Inspenet, October 9, 2023.
A study carried out by the University of Oxford in the United Kingdom has challenged the belief that natural rock erosion acts as a sink for CO 2 and instead suggests that it may also function as a significant source of CO 2 emissions. gas. The results of this research, published in the journal Nature , could have important implications for the management of climate change.
For the first time, scientific research has revealed the existence of a natural phenomenon in which rocks emit CO 2 into the atmosphere. What is even more surprising is that scientists have discovered that this emission is as considerable as that released by volcanoes around the world. Until now, due to the novelty of this discovery, most models examining the natural carbon cycle have not taken this process into account.
CO2-emitting rocks: How is it possible?
The process takes place when rocks that originated from ancient seabeds are pushed toward the Earth’s surface, for example, during the formation of mountain ranges such as the Himalayas or the Andes. This process exposes the organic carbon contained in the rocks to the oxygen present in the air and water, which can cause reactions that result in the emission of CO 2 . This implies that, rather than acting as a sink for CO 2 , eroded rocks could be a source of this gas, which contrasts with the previous belief that rocks capture it.
Until now, measuring the release of CO 2 from the erosion of organic carbon in rocks has been difficult. However, in the new study, the researchers used a tracer element, rhenium, which is released into water when organic carbon in rocks reacts with oxygen. The analysis of the rhenium content in river water made it possible to quantify the CO 2 emission. Despite this, the study’s authors acknowledge that it would be a considerable challenge to sample water from all the world’s rivers to obtain an accurate global estimate.
To extend this approach and apply it globally, scientists carried out two actions. First, they evaluated the amount of organic carbon present in rocks close to the surface. Secondly, they analyzed the areas most prone to erosion, especially those that are mountainous and steep.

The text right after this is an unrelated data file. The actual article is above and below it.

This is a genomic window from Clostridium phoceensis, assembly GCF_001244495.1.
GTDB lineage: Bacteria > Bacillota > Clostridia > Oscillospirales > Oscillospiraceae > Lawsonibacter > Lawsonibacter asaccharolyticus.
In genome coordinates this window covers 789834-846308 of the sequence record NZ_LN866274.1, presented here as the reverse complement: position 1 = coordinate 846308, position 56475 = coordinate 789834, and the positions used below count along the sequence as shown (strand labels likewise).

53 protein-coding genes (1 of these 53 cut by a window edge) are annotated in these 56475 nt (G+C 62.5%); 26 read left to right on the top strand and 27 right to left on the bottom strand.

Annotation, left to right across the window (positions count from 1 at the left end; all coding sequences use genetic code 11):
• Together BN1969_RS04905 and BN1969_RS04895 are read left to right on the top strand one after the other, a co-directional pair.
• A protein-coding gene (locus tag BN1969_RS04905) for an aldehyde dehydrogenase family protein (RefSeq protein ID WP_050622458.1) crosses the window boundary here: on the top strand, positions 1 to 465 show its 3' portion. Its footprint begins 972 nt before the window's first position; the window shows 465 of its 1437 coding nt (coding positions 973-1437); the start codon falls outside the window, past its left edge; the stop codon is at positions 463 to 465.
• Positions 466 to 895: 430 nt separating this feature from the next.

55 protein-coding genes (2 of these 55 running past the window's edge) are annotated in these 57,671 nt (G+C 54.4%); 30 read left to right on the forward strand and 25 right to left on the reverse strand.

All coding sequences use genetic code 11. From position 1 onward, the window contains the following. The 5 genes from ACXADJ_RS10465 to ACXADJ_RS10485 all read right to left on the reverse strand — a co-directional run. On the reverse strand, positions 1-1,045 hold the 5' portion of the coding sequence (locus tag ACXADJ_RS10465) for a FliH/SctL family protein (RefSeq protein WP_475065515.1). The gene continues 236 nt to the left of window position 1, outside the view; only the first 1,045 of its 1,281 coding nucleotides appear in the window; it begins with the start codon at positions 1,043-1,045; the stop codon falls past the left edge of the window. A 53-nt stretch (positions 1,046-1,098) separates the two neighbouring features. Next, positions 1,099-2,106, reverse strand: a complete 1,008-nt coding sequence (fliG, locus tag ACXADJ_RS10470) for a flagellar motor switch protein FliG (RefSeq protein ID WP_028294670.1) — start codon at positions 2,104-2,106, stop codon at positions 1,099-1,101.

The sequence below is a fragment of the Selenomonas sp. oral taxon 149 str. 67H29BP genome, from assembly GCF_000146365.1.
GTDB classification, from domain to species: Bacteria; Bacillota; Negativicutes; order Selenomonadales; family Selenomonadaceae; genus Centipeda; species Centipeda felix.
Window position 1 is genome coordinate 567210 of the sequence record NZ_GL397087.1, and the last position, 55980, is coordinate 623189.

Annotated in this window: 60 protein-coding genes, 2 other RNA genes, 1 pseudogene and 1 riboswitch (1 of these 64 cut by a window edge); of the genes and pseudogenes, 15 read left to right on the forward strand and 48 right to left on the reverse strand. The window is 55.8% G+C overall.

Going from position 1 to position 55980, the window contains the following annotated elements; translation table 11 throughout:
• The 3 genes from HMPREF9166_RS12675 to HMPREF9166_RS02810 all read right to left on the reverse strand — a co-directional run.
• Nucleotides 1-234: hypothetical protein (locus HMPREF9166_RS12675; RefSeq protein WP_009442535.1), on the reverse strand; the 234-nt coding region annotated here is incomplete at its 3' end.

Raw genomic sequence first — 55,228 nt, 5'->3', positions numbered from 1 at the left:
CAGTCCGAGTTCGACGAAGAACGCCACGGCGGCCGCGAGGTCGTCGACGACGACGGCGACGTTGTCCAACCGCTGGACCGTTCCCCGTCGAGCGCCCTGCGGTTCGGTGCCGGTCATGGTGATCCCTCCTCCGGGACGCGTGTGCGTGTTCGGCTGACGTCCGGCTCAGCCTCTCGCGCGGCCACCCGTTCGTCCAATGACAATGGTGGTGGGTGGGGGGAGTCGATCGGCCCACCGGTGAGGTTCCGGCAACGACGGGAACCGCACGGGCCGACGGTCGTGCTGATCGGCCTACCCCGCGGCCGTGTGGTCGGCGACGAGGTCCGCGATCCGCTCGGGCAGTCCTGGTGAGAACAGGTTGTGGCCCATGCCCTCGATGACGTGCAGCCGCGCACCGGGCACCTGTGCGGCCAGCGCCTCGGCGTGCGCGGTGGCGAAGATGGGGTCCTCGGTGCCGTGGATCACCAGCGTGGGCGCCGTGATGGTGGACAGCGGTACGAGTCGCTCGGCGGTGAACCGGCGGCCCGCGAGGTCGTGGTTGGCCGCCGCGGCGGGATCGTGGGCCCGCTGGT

Professor Jesse Zondervan, who led the research at the University of Oxford’s Department of Earth Sciences, commented: “The challenge was how to combine these global maps with river data, taking into account the uncertainties. We fed all our data to a supercomputer at Oxford, simulating the complex interplay of physical, chemical and hydrological processes. By piecing together this vast planetary puzzle, we were finally able to estimate the total carbon dioxide emitted as these rocks erode and send their ancient carbon into the air.“.
This could be contrasted with the amount of CO 2 that could be released through the natural erosion of silicate minerals present in rocks. The findings pinpointed numerous large regions in which weathering became a source of CO 2 , challenging current thinking about the impact of weathering on the carbon cycle.
Mountains that generate CO 2 emissions
The critical places where the release of CO 2 occurs are, according to the conclusions obtained, in mountain systems characterized by high rates of ascent that expose sedimentary rocks. Examples of these places include the eastern Himalayas, the Rocky Mountains, and the Andes. It was determined that the global CO 2 emission due to the erosion of organic carbon contained in rocks amounts to a total of 68 megatons of carbon per year.
The study, which is still ongoing, is investigating how changes in erosion, as a result of human activities, and increased rock temperatures due to human-induced climate changes, could intensify this natural emission. carbon. One question the team is currently asking is whether this natural release of CO 2 will increase in the next century.